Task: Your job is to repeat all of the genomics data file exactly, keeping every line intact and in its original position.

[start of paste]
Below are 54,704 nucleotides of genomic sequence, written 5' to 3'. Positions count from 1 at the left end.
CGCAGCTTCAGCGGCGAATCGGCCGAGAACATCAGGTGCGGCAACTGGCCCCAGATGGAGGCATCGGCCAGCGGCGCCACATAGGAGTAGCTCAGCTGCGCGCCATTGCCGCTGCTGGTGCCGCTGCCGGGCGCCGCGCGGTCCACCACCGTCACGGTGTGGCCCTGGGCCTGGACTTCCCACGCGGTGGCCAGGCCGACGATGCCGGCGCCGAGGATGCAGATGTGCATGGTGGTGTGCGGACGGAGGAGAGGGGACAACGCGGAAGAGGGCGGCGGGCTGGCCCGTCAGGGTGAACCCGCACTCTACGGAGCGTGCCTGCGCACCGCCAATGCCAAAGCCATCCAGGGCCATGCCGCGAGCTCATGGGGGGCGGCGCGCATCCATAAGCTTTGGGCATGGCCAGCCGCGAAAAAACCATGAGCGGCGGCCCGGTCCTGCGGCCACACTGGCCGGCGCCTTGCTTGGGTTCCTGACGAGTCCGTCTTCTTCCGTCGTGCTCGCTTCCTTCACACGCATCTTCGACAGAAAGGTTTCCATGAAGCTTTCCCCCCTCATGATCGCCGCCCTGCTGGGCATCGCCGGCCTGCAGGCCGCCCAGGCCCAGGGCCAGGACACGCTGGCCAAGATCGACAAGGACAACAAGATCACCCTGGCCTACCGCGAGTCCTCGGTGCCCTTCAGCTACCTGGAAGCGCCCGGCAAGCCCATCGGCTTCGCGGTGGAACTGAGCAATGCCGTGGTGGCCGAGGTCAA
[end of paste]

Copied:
Below are 54,704 nucleotides of genomic sequence, written 5' to 3'. Positions count from 1 at the left end.
CGCAGCTTCAGCGGCGAATCGGCCGAGAACATCAGGTGCGGCAACTGGCCCCAGATGGAGGCATCGGCCAGCGGCGCCACATAGGAGTAGCTCAGCTGCGCGCCATTGCCGCTGCTGGTGCCGCTGCCGGGCGCCGCGCGGTCCACCACCGTCACGGTGTGGCCCTGGGCCTGGACTTCCCACGCGGTGGCCAGGCCGACGATGCCGGCGCCGAGGATGCAGATGTGCATGGTGGTGTGCGGACGGAGGAGAGGGGACAACGCGGAAGAGGGCGGCGGGCTGGCCCGTCAGGGTGAACCCGCACTCTACGGAGCGTGCCTGCGCACCGCCAATGCCAAAGCCATCCAGGGCCATGCCGCGAGCTCATGGGGGGCGGCGCGCATCCATAAGCTTTGGGCATGGCCAGCCGCGAAAAAACCATGAGCGGCGGCCCGGTCCTGCGGCCACACTGGCCGGCGCCTTGCTTGGGTTCCTGACGAGTCCGTCTTCTTCCGTCGTGCTCGCTTCCTTCACACGCATCTTCGACAGAAAGGTTTCCATGAAGCTTTCCCCCCTCATGATCGCCGCCCTGCTGGGCATCGCCGGCCTGCAGGCCGCCCAGGCCCAGGGCCAGGACACGCTGGCCAAGATCGACAAGGACAACAAGATCACCCTGGCCTACCGCGAGTCCTCGGTGCCCTTCAGCTACCTGGAAGCGCCCGGCAAGCCCATCGGCTTCGCGGTGGAACTGAGCAATGCCGTGGTGGCCGAGGTCAA